Basketball Hall of Famer Michael Jordan once said “Talent wins games, but teams win championships.” This statement was not mere humility. As dominant as Air Jordan was on the court, he would not have won 6 NBA Championship rings without the other stars around him.

This is also very true when it comes to building successful products. You can’t do it alone, so communicating efficiently and effectively with your internal and external partners is vital to getting everything right.

Overseas manufacturing drastically increases the importance and complexity of your communication because of different time zones and cross-cultural nuances. Here are a few ways to ensure that everyone is always on the same page:

  1. Ensure that you listen to all stakeholders at the start of the project and get all approvals needed upfront. Establish who needs to be involved in design reviews and in making final product decisions.
  2. Develop personal relationships with everyone who has an impact on your product’s success, especially manufacturing. The more complex the manufacturing, the more important these relationships will get. Face-to-face meetings are the best way to build effective relationships versus relying on web conferences or email. Devote the time, money and effort to travel to facilitate in-person meetings. Better relationships ultimately result in better products.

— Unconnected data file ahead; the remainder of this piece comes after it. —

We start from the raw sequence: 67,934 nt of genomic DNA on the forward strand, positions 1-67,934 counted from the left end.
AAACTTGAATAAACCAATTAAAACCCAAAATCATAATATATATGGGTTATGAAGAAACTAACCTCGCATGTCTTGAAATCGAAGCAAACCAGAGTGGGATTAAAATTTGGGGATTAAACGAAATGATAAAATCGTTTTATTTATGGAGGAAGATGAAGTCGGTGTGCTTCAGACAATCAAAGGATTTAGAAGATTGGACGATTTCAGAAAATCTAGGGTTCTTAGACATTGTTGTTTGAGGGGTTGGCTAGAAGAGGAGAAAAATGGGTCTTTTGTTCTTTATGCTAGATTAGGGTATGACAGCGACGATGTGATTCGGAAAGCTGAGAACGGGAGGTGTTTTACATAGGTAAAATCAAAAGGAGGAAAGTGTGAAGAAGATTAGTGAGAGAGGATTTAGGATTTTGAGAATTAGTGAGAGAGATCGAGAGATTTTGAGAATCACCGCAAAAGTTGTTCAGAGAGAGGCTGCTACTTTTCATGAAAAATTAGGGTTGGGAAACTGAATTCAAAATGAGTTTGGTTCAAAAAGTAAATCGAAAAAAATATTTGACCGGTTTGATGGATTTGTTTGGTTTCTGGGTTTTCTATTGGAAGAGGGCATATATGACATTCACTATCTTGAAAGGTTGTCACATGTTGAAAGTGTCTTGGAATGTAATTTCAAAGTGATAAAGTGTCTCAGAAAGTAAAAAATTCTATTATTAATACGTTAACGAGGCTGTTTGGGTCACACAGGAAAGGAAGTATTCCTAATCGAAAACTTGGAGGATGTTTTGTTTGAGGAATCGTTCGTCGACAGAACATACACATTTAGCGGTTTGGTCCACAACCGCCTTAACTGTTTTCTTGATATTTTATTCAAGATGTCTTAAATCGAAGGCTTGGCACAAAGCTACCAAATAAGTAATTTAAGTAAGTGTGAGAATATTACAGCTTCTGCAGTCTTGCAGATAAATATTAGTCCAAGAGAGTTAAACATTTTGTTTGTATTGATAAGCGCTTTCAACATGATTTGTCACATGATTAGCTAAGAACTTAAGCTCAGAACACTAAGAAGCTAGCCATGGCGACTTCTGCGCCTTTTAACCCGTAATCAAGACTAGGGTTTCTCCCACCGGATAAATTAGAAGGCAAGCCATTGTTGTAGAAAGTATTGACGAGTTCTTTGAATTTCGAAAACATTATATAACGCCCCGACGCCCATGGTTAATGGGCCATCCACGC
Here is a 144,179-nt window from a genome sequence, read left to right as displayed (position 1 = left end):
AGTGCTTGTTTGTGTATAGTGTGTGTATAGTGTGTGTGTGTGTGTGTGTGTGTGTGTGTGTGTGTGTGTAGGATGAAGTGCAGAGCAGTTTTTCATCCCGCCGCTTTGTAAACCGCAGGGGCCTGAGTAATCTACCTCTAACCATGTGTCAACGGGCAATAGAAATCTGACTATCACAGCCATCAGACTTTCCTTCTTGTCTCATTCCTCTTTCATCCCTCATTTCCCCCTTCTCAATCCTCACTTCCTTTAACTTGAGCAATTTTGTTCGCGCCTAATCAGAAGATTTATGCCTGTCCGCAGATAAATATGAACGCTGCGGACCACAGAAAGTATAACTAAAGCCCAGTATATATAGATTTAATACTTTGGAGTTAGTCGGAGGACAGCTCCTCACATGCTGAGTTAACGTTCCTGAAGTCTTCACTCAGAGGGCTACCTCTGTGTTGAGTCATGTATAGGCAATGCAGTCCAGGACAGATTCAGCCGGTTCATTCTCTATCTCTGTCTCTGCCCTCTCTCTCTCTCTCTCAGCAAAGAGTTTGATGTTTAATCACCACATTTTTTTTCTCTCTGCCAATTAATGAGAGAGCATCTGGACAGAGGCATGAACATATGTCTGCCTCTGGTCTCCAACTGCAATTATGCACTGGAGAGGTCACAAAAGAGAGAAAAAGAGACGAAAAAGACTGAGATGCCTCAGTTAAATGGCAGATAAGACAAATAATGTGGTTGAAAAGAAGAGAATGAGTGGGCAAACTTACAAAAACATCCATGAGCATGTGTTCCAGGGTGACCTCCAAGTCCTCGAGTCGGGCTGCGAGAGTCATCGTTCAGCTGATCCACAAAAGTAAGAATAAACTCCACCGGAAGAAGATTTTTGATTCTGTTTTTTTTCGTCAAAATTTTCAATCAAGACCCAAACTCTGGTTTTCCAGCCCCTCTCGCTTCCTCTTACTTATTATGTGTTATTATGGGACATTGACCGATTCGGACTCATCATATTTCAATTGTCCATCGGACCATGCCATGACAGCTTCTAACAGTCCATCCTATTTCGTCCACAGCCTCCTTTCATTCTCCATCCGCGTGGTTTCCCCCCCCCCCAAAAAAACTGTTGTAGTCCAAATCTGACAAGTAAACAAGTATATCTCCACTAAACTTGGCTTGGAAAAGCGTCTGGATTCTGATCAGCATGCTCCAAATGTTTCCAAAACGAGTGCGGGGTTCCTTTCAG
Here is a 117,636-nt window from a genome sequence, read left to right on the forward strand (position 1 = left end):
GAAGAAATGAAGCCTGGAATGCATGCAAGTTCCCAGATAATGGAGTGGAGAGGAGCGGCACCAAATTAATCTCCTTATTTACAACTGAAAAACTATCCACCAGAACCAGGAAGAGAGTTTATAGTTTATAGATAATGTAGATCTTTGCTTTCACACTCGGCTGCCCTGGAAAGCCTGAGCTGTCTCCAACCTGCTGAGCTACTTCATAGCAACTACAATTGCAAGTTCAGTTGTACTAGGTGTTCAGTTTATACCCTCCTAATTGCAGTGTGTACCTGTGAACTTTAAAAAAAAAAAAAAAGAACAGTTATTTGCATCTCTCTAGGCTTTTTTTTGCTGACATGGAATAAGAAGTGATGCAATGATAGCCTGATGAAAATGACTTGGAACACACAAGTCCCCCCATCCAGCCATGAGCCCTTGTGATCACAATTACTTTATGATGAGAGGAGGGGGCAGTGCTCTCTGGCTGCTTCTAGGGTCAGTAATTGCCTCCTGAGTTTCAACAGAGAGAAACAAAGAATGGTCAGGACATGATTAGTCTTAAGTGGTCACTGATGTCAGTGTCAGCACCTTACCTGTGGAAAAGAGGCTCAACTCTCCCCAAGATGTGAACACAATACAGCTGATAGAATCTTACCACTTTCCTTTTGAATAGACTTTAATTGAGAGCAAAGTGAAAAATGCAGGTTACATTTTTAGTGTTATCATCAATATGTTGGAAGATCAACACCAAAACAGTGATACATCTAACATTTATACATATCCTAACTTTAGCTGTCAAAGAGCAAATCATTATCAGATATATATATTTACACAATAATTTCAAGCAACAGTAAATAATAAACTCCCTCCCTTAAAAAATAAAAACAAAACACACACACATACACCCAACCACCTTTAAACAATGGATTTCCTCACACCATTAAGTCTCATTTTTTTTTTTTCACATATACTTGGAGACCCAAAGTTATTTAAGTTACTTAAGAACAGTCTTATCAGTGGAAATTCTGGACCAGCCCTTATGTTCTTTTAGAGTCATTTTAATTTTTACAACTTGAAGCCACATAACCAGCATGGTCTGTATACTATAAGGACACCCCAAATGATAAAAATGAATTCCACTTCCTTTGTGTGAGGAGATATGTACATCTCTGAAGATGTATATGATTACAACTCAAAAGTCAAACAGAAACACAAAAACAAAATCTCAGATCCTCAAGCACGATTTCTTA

3. Making sure everyone is on the same page needs to be a continuous undertaking and not something you do just at the start of your project. It is better to over-communicate than to assume everyone understands the details.
  4. Make sure your design tools allow you to easily communicate changes and ensure that everyone is working on the same version of the design.
  5. If English is not the first language of your overseas partners, make sure you have an onsite liaison who is fluent in both languages. But even in this case, use simple words when communicating in English. It’s better to rely on more visuals and fewer words. Dealing with a language barrier requires extra effort and you should plan for the extra time this will take when creating project timelines.

Of course, the above best practices represent only a small fraction of what you should be doing before you even log into your CAD platform.

To make your design journey easier, Onshape’s latest eBook provides a must-have checklist for you to pressure-test your ideas. The “10 Design Questions That Can Make or Break a New Consumer Product” come from mid-career engineers and designers who graciously shared their decades of product development experience. Their companies specialize in a wide range of products, including: acoustic equipment, home furnishings, baby products, athletic gear, power tools, farming equipment, FM radios, and bicycles.

Despite the diverse focus of these successful companies, it’s remarkable how much their product design and development processes share in common. Their hard-learned lessons can now benefit you, potentially saving your company time, money and frustration.

Download your copy of “10 Design Questions That Can Make or Break a New Consumer Product” today!